The extraordinary Holocaust hero Witold Pilecki (pronounced Piletski in English) was possibly the only person who ever volunteered to be captured in order to infiltrate Auschwitz. If Rudolf Vrba has any rival for “most extraordinary Holocaust hero”, it’s Pilecki. Having already fought as a Polish cavalryman in 1920, he adopted the pseudonym Tomasz Serafiński and allowed himself to be captured during a street roundup in Warsaw on September 19, 1940. After two days of torture and interrogation, he succeeded in being transported to Auschwitz where his goal was to instigate a rebellion by the inmates. As Auschwitz prisoner #4859, Serafiński/Pilecki is credited with co-founding the camp resistance. He then succeeded in sending secret messages to the Polish government-in-exile in London. In his foreword to Witold’s Report from Auschwitz (2016), Mariusz Blaszczak, Minister of Interior and Administration of the Republic of Poland, states, “Pilecki smuggled out several brief reports from Auschwitz in 1940, 1941 and 1942, and after his escape in 1943. He describes his own entrance to Auschwitz as the moment when he ‘left behind everything he was familiar with on earth and stepped into somewhere beyond it.’”
The stories of how Witold Pilecki’s Auschwitz chronicles reached the outside world are also remarkable. According to Józef Garliński in Fighting Auschwitz, a 1974 account that tends to glorify Polish resistance to the Nazis, Pilecki’s first report about Auschwitz was delivered orally by an unnamed “released prisoner” (no details) in November of 1940. An unnamed courier then took a written version of the report, ‘The Camp at Auschwitz’, to the Anna base in Stockholm; this reportage was then sent to the VIth (Sixth) Bureau of the Polish Government-in-Exile in London on March 2, 1941. The gist of its contents were then made known to the British as well as the FDR administration of the still-neutral United States. Garliński further states that Pilecki eventually received confirmation that his reportage had reached London from Polish prisoners who arrived at Auschwitz from the Pawiak prison in Warsaw, thereby emboldening Pilecki to continue is efforts in the underground resistance.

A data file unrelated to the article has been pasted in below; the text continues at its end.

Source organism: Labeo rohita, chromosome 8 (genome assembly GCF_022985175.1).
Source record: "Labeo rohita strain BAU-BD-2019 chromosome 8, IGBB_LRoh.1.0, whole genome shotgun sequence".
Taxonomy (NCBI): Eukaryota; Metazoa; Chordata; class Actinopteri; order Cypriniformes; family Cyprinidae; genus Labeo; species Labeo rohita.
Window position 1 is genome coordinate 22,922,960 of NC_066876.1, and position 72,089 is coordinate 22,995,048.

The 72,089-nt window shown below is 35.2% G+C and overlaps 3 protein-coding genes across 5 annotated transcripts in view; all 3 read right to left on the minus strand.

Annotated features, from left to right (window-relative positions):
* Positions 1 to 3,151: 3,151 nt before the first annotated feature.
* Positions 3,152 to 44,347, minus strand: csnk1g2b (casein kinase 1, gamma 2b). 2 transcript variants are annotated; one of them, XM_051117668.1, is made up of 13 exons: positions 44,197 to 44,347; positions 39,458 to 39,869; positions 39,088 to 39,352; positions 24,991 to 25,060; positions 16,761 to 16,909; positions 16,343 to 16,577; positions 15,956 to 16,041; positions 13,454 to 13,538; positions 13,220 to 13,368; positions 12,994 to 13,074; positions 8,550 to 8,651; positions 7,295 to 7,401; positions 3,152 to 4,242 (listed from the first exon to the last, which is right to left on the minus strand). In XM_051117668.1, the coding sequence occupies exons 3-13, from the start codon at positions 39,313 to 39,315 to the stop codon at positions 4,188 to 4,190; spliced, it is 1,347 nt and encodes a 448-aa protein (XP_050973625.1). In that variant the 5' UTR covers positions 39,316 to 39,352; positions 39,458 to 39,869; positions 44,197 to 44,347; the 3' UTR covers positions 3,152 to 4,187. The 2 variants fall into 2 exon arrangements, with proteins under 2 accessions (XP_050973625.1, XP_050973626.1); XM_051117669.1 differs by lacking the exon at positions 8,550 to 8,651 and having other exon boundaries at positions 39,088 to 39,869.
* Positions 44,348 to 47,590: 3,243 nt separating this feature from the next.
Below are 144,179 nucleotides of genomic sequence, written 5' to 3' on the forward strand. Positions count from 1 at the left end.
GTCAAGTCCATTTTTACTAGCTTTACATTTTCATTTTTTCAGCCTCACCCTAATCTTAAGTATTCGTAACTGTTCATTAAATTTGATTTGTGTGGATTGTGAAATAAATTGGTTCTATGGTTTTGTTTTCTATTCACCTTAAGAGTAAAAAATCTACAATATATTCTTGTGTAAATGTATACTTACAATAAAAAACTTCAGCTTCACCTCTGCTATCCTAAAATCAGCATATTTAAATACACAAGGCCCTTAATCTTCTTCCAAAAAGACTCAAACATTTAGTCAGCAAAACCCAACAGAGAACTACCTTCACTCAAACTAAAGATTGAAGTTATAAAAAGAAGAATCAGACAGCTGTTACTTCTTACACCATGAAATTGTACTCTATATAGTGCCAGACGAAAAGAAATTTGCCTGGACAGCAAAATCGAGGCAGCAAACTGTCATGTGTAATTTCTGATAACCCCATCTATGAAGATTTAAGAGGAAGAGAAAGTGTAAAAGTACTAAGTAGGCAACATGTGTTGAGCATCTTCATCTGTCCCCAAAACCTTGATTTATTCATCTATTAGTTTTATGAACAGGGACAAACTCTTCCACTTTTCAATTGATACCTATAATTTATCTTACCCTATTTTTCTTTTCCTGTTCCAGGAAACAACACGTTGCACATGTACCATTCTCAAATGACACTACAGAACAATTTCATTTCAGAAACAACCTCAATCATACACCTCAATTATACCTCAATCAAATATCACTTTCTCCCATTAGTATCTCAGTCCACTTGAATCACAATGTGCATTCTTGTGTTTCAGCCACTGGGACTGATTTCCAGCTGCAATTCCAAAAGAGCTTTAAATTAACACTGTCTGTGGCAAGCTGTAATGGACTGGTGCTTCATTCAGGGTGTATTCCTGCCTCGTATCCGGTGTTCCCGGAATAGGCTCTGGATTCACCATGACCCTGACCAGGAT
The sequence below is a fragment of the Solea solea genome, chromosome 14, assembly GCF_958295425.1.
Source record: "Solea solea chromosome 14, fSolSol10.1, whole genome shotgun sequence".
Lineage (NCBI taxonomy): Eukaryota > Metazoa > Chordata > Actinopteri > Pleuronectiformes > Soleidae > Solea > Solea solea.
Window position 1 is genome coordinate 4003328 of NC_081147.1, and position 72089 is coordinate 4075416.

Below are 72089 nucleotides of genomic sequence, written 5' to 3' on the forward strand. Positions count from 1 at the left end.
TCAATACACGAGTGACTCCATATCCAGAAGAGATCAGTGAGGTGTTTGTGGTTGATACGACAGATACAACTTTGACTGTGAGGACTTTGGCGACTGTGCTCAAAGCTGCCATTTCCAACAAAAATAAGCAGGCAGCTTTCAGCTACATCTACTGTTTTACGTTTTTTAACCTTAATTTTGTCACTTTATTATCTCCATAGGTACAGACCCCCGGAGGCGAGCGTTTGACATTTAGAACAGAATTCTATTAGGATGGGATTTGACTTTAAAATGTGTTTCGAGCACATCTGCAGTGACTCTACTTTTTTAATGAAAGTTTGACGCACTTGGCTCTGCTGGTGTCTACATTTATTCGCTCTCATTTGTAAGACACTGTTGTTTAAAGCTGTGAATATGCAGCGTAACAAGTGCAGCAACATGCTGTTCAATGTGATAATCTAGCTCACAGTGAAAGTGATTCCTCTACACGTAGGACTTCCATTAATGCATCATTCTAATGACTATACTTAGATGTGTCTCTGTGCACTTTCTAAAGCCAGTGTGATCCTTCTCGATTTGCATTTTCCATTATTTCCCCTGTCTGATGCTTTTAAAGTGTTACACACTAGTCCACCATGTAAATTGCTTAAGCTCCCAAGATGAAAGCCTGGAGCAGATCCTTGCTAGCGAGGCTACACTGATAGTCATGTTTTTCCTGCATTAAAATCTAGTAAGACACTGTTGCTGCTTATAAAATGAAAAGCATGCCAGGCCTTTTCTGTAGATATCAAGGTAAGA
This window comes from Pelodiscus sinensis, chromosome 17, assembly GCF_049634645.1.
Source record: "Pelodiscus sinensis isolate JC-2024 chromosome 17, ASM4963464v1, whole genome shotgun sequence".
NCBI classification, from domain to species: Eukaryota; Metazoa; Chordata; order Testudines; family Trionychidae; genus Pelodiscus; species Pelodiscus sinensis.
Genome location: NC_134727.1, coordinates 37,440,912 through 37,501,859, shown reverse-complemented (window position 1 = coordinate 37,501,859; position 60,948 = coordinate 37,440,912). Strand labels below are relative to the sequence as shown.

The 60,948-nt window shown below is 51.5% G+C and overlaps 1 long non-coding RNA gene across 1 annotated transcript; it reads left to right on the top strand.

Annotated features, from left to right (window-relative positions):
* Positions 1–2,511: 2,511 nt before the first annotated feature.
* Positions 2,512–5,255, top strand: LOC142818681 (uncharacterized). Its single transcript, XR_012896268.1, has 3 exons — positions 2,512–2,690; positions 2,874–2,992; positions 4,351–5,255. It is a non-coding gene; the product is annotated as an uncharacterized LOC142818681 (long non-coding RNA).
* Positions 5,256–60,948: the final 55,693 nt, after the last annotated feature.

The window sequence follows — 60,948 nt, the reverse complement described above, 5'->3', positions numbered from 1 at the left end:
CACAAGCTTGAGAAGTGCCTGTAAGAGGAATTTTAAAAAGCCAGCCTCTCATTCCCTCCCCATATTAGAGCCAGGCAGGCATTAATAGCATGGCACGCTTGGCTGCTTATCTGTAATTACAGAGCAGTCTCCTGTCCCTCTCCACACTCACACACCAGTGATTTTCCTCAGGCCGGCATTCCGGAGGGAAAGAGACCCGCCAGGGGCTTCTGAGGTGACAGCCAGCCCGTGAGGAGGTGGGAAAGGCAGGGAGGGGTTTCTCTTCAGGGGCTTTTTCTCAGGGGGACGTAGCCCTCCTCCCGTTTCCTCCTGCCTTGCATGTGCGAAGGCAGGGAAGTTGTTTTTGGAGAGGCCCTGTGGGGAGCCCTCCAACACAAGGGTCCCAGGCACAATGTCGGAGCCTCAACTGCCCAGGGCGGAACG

Pilecki was able to survive inside the original Auschwitz I camp for a month as a male nurse in the camp hospital. Initially, in 1941, it was still possible for relatives to successfully gain the release of prisoners. Garliński states that Pilecki persuaded a young boy named Tadeusz Burksi to relay reportage after his sisters had successfully gained his release at the outset of February in 1941; more significantly, Wladyslaw Szpakowski was able to smuggle out an extensive, written report from Pilecki on March 7, 1941 after Szpakowski’s had obtained his release through the Swedish consulate.
Led by Pilecki, the underground managed to establish a radio receiver hidden under the linoleum floor of the office of a German SS doctor. According to Garliński, “the aerial was joined to the telephone wires connecting Block No. 23 and Block No. 28… At night, after the SS-men had left the camp, communiques were listened to from the distant fronts.” Garliński later claimed that according to “oral evidence” provided by a underground member Henryk Bartosiewicz, “The monitoring service in the hospital worked efficiently and Pilecki, with his nearest co-workers, received the latest radio news every day.” [According to the Auschwitz Musuem, it was also Bartosiewicz who somehow smuggled in a small Christmas tree for room 7 in Block no. 25, for Christmas of 1941, whereupon Witold Pilecki adorned it with a White Eagle carved from a turnip.]